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Although moving can be an exciting change as you experience a new neighborhood or city, it can also be challenging to handle, especially for young children. While you may have extensive experience moving before, the situation is much different for kids, particularly if it's their first time.

Homesickness can be a common side effect of moving, especially if changing cities and schools by changing states. While the process can be challenging, there are ways you can make an interstate relocation easier for yourself and your little ones.

What Causes Homesickness?

As a rule, the brain doesn't like change. It likes things to stay reliable and comfortable, so it can take time to break habits and make new ones.

Homesickness is a side effect of the brain's inability to adapt to change rapidly. Typically, homesickness happens shortly after a move, but it can also occur at other times, such as high-stress situations or significant setbacks.

This condition is usually rooted in what "home" means, more than a physical place. For kids, homesickness may occur because they have fond memories of the old house and don't know what to expect from the move. So, their brains enhance the divide between the two locations, making them feel "homesick" as a result.

How to Help With Homesickness

Fortunately, since homesickness is a state of mind, there are ways you can mitigate its effects on your children. Here are some top tips on helping ease the transition and make them more excited about starting this new journey.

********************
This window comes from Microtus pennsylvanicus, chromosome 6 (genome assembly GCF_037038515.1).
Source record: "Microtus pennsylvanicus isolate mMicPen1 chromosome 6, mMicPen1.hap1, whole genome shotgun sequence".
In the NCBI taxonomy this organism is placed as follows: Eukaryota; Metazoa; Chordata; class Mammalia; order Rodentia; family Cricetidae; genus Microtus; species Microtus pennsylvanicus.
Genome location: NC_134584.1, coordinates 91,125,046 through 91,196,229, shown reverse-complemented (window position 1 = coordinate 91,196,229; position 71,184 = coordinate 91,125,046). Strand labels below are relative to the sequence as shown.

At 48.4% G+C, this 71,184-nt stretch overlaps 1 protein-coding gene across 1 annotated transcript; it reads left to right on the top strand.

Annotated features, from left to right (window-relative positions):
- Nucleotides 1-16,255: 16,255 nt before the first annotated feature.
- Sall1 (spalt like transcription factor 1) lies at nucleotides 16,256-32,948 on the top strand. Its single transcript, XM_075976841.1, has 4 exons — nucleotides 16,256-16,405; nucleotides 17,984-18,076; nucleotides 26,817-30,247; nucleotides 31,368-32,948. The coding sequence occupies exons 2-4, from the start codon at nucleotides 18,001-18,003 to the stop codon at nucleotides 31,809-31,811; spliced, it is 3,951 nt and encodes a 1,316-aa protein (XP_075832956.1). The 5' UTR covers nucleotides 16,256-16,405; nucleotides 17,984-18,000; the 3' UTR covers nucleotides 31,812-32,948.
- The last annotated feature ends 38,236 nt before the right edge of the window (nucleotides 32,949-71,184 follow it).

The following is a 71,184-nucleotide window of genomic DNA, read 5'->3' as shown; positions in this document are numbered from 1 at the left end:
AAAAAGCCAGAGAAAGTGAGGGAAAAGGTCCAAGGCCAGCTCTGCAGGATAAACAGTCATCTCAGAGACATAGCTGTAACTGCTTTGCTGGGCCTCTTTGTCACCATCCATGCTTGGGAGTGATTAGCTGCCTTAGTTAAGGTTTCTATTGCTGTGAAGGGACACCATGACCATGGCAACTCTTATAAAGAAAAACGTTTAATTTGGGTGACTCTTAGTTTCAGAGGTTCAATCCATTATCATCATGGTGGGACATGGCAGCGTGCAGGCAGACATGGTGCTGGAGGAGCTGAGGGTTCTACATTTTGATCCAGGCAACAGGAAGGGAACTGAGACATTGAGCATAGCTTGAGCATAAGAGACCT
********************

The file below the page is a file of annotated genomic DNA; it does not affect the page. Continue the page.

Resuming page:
Stay Connected With Old Friends

Chances are that your child had at least a few friends at your old home, whether from school, a club, or the neighborhood. Get the numbers of their parents so you can all stay in touch. After you move, your kids can keep in touch with friends — and family via phone calls, texts, and video chats since it might be too far away for you to continue getting together in person. Encourage them in an age-appropriate way to have long-distance relationships. Children who feel connected to old friends have more self-assurance when making new friends in their new home. 

Encourage Participation at Your New Location

Since homesickness is usually rooted in positive memories, you can use that to your advantage. By celebrating the positive elements of your new house and creating new happy memories, your child will feel less nostalgic for your old home. So, plan some fun activities in and around the house to show your child that this place can still feel the same as long as you're all together.

Help Your Child Identify Why They Feel Homesick

In many cases, talking through your feelings can help you identify why they occur and what you can do to mitigate their effects. So, if your child is homesick, it's often best to discuss why they're feeling that way and what triggers it the most. Typically, any significant changes (i.e., a new school or loss of friends) can make the transition harder.

During this discussion, validating your child's feelings and approaching solutions with an open mind is essential. The more you can support them, the more likely they'll try to overcome their negative thoughts.

Don't Rush Anything

Homesickness isn't something to be "cured," so don't try to "fix" anything. Instead, figure out what makes your child feel the most homesick and address those concerns first. In some cases, a few positive changes can be enough to reduce those sad feelings. In other cases, it may take a few months or years for your child to get fully acclimated and used to the new setting.

Get Moving Help From Us!

Moving comes with enough stress, so let us take a lot of it off your plate with our professional moving services. We provide a wide array of options to make your transition as easy and hassle-free as possible. Contact us today to learn more about our long-distance and local moving services.

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